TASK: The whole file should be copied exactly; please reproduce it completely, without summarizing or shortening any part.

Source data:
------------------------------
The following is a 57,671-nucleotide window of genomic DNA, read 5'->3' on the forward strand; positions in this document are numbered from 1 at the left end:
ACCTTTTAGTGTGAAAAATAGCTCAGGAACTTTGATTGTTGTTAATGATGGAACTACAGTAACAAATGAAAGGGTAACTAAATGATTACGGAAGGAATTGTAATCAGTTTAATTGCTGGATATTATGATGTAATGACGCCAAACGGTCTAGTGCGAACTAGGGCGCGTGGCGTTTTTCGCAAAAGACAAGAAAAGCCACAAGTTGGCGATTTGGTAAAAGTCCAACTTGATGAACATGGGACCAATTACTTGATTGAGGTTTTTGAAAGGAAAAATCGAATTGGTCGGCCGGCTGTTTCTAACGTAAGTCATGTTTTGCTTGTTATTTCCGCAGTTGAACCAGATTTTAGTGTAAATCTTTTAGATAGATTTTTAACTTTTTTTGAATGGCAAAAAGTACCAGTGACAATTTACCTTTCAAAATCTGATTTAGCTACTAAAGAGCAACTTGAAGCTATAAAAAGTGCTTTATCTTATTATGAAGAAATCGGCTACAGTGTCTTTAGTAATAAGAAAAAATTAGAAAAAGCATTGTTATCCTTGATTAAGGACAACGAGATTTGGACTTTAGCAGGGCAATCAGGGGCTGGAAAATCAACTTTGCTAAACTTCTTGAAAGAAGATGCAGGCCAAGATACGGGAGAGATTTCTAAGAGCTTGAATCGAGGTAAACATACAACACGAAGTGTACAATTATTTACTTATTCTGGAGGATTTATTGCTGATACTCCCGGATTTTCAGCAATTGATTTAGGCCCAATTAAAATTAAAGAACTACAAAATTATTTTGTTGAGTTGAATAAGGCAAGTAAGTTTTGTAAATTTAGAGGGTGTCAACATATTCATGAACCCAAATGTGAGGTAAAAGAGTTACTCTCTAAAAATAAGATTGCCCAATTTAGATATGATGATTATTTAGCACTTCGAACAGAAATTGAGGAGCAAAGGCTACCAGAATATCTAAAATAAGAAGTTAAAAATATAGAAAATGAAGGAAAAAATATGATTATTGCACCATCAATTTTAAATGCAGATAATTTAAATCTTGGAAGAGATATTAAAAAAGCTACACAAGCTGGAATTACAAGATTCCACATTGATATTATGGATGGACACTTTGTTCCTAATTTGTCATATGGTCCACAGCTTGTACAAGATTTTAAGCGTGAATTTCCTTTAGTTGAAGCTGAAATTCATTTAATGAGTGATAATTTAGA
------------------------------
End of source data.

The following is a 57,671-nucleotide window of genomic DNA, read 5'->3' on the forward strand; positions in this document are numbered from 1 at the left end:
ACCTTTTAGTGTGAAAAATAGCTCAGGAACTTTGATTGTTGTTAATGATGGAACTACAGTAACAAATGAAAGGGTAACTAAATGATTACGGAAGGAATTGTAATCAGTTTAATTGCTGGATATTATGATGTAATGACGCCAAACGGTCTAGTGCGAACTAGGGCGCGTGGCGTTTTTCGCAAAAGACAAGAAAAGCCACAAGTTGGCGATTTGGTAAAAGTCCAACTTGATGAACATGGGACCAATTACTTGATTGAGGTTTTTGAAAGGAAAAATCGAATTGGTCGGCCGGCTGTTTCTAACGTAAGTCATGTTTTGCTTGTTATTTCCGCAGTTGAACCAGATTTTAGTGTAAATCTTTTAGATAGATTTTTAACTTTTTTTGAATGGCAAAAAGTACCAGTGACAATTTACCTTTCAAAATCTGATTTAGCTACTAAAGAGCAACTTGAAGCTATAAAAAGTGCTTTATCTTATTATGAAGAAATCGGCTACAGTGTCTTTAGTAATAAGAAAAAATTAGAAAAAGCATTGTTATCCTTGATTAAGGACAACGAGATTTGGACTTTAGCAGGGCAATCAGGGGCTGGAAAATCAACTTTGCTAAACTTCTTGAAAGAAGATGCAGGCCAAGATACGGGAGAGATTTCTAAGAGCTTGAATCGAGGTAAACATACAACACGAAGTGTACAATTATTTACTTATTCTGGAGGATTTATTGCTGATACTCCCGGATTTTCAGCAATTGATTTAGGCCCAATTAAAATTAAAGAACTACAAAATTATTTTGTTGAGTTGAATAAGGCAAGTAAGTTTTGTAAATTTAGAGGGTGTCAACATATTCATGAACCCAAATGTGAGGTAAAAGAGTTACTCTCTAAAAATAAGATTGCCCAATTTAGATATGATGATTATTTAGCACTTCGAACAGAAATTGAGGAGCAAAGGCTACCAGAATATCTAAAATAAGAAGTTAAAAATATAGAAAATGAAGGAAAAAATATGATTATTGCACCATCAATTTTAAATGCAGATAATTTAAATCTTGGAAGAGATATTAAAAAAGCTACACAAGCTGGAATTACAAGATTCCACATTGATATTATGGATGGACACTTTGTTCCTAATTTGTCATATGGTCCACAGCTTGTACAAGATTTTAAGCGTGAATTTCCTTTAGTTGAAGCTGAAATTCATTTAATGAGTGATAATTTAGA